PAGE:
Getting Information on Backups

The following queries show the status of all currently running backups and restores.

  • Displaying all Backups on a Source

    SELECT * FROM system.backups
    WHERE source="ftp://storage01/uploads";
    

    Example output:

    *************************** 1. row **************************
    source: ftp://storage01/uploads
    backup: 1_52T_large_dogfood_dbx2
    cluster_name: cl5d97786267d0d4cb
    version: 5.0.45-clustrix-7.5.2
    status: ERROR
    start_time: 2016-06-15 01:43:36
    completed_time: 2016-06-15 03:19:31
    size: 0
    
  • Displaying the Status of Backup/Restore

    Run the following query to view information for a backup in progress

    SELECT * FROM system.backup_status;
    

    Example output:

    *************************** 1. row **************************
    nodeid: 2
    id: 5756997494884148226
    type: BACKUP
    url: ftp://storage01/uploads/1_52T_large_dogfood_dbx2_2
    objs: (("test" . "")("clustrix_ui" . "")("bugstest_01" ."")("jtunes_01" . "")("longstats_01" . "")("npktest_01" ."")("perfstats_01" . "")("run_resources_01" . "")("statd_01" ."")("bugstest_02" . "")("jtunes_02" . "")("longstats_02" ."")("npktest_02" . "")("perfstats_02" . "")("run_resources_02" ."")("statd_02" . "*"))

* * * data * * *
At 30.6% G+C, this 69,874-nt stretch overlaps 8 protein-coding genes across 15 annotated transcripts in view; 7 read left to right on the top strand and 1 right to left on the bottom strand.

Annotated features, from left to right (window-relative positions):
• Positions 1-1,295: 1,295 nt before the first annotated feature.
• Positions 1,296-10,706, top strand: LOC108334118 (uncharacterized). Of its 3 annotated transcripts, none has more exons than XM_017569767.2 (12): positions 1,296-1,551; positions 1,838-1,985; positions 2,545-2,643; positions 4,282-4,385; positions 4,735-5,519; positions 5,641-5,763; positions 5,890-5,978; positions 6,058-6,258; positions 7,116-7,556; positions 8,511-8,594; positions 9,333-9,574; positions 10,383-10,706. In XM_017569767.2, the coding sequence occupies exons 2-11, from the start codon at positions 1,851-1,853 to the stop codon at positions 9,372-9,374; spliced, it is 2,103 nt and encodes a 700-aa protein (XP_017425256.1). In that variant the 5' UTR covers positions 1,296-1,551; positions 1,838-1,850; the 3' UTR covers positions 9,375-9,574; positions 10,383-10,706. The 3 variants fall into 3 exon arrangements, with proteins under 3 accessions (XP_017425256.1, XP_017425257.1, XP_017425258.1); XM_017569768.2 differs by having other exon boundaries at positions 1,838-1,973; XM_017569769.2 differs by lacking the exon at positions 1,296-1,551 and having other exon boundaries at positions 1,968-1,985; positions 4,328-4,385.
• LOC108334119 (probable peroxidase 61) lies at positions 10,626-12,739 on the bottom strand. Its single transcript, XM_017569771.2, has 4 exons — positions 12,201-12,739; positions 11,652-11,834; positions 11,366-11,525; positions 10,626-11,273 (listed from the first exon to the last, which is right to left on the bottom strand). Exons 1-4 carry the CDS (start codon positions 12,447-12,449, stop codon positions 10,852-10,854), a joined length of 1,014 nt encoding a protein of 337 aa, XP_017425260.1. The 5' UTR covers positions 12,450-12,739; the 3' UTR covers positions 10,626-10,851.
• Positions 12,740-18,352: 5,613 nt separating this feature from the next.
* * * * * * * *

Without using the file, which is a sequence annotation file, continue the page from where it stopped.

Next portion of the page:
start_time: 2016-06-22 22:50:32
    expected_bytes: 793977192448
    replicas: 1070
    rows: 49589227
    bytes: 23991322310
    
  • Displaying all Backed Up Tables on a Source

    SELECT * FROM system.backup_tables
    WHERE source="ftp://storage01/uploads" limit 2;
    
+-------------------------+--------------------------+-------------+------------+------+
| source                  | backup                   | db          |table       | size |
+-------------------------+--------------------------+-------------+------------+------+
| ftp://storage01/uploads | 1_52T_large_dogfood_dbx2 | bugstest_01 |attach_data | 0    |
+-------------------------+--------------------------+-------------+------------+------+
| ftp://storage01/uploads | 1_52T_large_dogfood_dbx2 | bugstest_01 |attachments | 0    |
+-------------------------+--------------------------+-------------+------------+------+

RESTORE